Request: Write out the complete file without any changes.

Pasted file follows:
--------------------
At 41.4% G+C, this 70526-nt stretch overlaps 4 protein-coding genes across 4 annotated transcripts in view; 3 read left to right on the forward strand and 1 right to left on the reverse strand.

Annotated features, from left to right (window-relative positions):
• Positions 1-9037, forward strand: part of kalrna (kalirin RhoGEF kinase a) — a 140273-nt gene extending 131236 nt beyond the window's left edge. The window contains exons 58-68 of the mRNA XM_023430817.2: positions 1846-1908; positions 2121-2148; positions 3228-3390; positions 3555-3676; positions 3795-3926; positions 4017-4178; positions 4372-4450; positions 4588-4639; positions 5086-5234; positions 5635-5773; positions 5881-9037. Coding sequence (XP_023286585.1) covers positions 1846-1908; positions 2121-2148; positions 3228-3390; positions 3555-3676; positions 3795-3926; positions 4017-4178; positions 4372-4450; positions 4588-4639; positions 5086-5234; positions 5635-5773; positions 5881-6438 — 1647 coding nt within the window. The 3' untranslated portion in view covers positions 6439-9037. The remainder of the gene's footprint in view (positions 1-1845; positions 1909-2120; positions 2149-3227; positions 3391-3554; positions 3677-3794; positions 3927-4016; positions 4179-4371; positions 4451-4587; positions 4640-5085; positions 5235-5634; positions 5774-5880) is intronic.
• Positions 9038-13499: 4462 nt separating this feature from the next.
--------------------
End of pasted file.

At 41.4% G+C, this 70526-nt stretch overlaps 4 protein-coding genes across 4 annotated transcripts in view; 3 read left to right on the forward strand and 1 right to left on the reverse strand.

Annotated features, from left to right (window-relative positions):
• Positions 1-9037, forward strand: part of kalrna (kalirin RhoGEF kinase a) — a 140273-nt gene extending 131236 nt beyond the window's left edge. The window contains exons 58-68 of the mRNA XM_023430817.2: positions 1846-1908; positions 2121-2148; positions 3228-3390; positions 3555-3676; positions 3795-3926; positions 4017-4178; positions 4372-4450; positions 4588-4639; positions 5086-5234; positions 5635-5773; positions 5881-9037. Coding sequence (XP_023286585.1) covers positions 1846-1908; positions 2121-2148; positions 3228-3390; positions 3555-3676; positions 3795-3926; positions 4017-4178; positions 4372-4450; positions 4588-4639; positions 5086-5234; positions 5635-5773; positions 5881-6438 — 1647 coding nt within the window. The 3' untranslated portion in view covers positions 6439-9037. The remainder of the gene's footprint in view (positions 1-1845; positions 1909-2120; positions 2149-3227; positions 3391-3554; positions 3677-3794; positions 3927-4016; positions 4179-4371; positions 4451-4587; positions 4640-5085; positions 5235-5634; positions 5774-5880) is intronic.
• Positions 9038-13499: 4462 nt separating this feature from the next.